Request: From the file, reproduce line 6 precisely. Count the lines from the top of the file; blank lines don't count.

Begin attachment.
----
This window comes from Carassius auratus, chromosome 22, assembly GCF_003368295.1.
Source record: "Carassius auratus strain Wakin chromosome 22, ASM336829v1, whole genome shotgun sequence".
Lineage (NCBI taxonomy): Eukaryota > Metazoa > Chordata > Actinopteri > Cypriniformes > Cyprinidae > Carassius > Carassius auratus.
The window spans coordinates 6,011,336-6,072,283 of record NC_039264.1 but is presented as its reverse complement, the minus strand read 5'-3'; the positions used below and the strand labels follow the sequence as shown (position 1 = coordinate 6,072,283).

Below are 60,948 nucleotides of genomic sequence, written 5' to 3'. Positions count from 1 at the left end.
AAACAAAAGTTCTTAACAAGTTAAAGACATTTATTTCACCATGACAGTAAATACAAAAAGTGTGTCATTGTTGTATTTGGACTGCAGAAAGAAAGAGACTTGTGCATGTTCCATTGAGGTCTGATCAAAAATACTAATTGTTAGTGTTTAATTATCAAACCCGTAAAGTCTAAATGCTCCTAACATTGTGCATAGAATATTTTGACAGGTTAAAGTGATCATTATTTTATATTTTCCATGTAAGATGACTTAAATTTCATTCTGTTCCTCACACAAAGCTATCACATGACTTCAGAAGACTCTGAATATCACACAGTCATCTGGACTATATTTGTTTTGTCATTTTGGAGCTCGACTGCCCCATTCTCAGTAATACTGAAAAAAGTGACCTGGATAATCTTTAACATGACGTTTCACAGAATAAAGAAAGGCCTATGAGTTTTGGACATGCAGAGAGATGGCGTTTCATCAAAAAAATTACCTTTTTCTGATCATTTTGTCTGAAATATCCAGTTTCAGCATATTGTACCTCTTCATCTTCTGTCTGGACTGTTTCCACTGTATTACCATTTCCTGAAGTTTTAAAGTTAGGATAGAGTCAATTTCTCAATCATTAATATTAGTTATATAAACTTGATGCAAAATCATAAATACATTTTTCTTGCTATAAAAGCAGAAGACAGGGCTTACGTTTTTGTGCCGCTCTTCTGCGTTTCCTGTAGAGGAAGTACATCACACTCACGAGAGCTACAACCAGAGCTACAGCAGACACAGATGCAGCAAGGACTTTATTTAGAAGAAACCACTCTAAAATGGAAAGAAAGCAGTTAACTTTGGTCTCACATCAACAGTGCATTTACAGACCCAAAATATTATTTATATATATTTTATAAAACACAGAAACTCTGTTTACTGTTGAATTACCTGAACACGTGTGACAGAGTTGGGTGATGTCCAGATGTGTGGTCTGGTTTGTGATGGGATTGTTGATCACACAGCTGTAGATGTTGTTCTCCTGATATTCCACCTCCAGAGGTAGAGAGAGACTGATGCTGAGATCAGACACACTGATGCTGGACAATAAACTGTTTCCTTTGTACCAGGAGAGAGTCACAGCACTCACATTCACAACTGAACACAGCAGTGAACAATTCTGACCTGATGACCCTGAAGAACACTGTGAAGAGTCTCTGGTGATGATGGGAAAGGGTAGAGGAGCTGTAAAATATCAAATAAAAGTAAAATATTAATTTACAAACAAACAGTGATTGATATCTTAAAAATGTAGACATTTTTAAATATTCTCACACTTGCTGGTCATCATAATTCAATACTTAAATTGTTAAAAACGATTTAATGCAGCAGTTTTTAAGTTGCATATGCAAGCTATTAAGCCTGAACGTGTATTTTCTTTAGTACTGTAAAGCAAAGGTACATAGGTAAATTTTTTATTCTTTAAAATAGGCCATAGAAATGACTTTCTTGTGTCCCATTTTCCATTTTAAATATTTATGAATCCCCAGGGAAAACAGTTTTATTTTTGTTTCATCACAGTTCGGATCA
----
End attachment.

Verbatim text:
AAACAAAAGTTCTTAACAAGTTAAAGACATTTATTTCACCATGACAGTAAATACAAAAAGTGTGTCATTGTTGTATTTGGACTGCAGAAAGAAAGAGACTTGTGCATGTTCCATTGAGGTCTGATCAAAAATACTAATTGTTAGTGTTTAATTATCAAACCCGTAAAGTCTAAATGCTCCTAACATTGTGCATAGAATATTTTGACAGGTTAAAGTGATCATTATTTTATATTTTCCATGTAAGATGACTTAAATTTCATTCTGTTCCTCACACAAAGCTATCACATGACTTCAGAAGACTCTGAATATCACACAGTCATCTGGACTATATTTGTTTTGTCATTTTGGAGCTCGACTGCCCCATTCTCAGTAATACTGAAAAAAGTGACCTGGATAATCTTTAACATGACGTTTCACAGAATAAAGAAAGGCCTATGAGTTTTGGACATGCAGAGAGATGGCGTTTCATCAAAAAAATTACCTTTTTCTGATCATTTTGTCTGAAATATCCAGTTTCAGCATATTGTACCTCTTCATCTTCTGTCTGGACTGTTTCCACTGTATTACCATTTCCTGAAGTTTTAAAGTTAGGATAGAGTCAATTTCTCAATCATTAATATTAGTTATATAAACTTGATGCAAAATCATAAATACATTTTTCTTGCTATAAAAGCAGAAGACAGGGCTTACGTTTTTGTGCCGCTCTTCTGCGTTTCCTGTAGAGGAAGTACATCACACTCACGAGAGCTACAACCAGAGCTACAGCAGACACAGATGCAGCAAGGACTTTATTTAGAAGAAACCACTCTAAAATGGAAAGAAAGCAGTTAACTTTGGTCTCACATCAACAGTGCATTTACAGACCCAAAATATTATTTATATATATTTTATAAAACACAGAAACTCTGTTTACTGTTGAATTACCTGAACACGTGTGACAGAGTTGGGTGATGTCCAGATGTGTGGTCTGGTTTGTGATGGGATTGTTGATCACACAGCTGTAGATGTTGTTCTCCTGATATTCCACCTCCAGAGGTAGAGAGAGACTGATGCTGAGATCAGACACACTGATGCTGGACAATAAACTGTTTCCTTTGTACCAGGAGAGAGTCACAGCACTCACATTCACAACTGAACACAGCAGTGAACAATTCTGACCTGATGACCCTGAAGAACACTGTGAAGAGTCTCTGGTGATGATGGGAAAGGGTAGAGGAGCTGTAAAATATCAAATAAAAGTAAAATATTAATTTACAAACAAACAGTGATTGATATCTTAAAAATGTAGACATTTTTAAATATTCTCACACTTGCTGGTCATCATAATTCAATACTTAAATTGTTAAAAACGATTTAATGCAGCAGTTTTTAAGTTGCATATGCAAGCTATTAAGCCTGAACGTGTATTTTCTTTAGTACTGTAAAGCAAAGGTACATAGGTAAATTTTTTATTCTTTAAAATAGGCCATAGAAATGACTTTCTTGTGTCCCATTTTCCATTTTAAATATTTATGAATCCCCAGGGAAAACAGTTTTATTTTTGTTTCATCACAGTTCGGATCA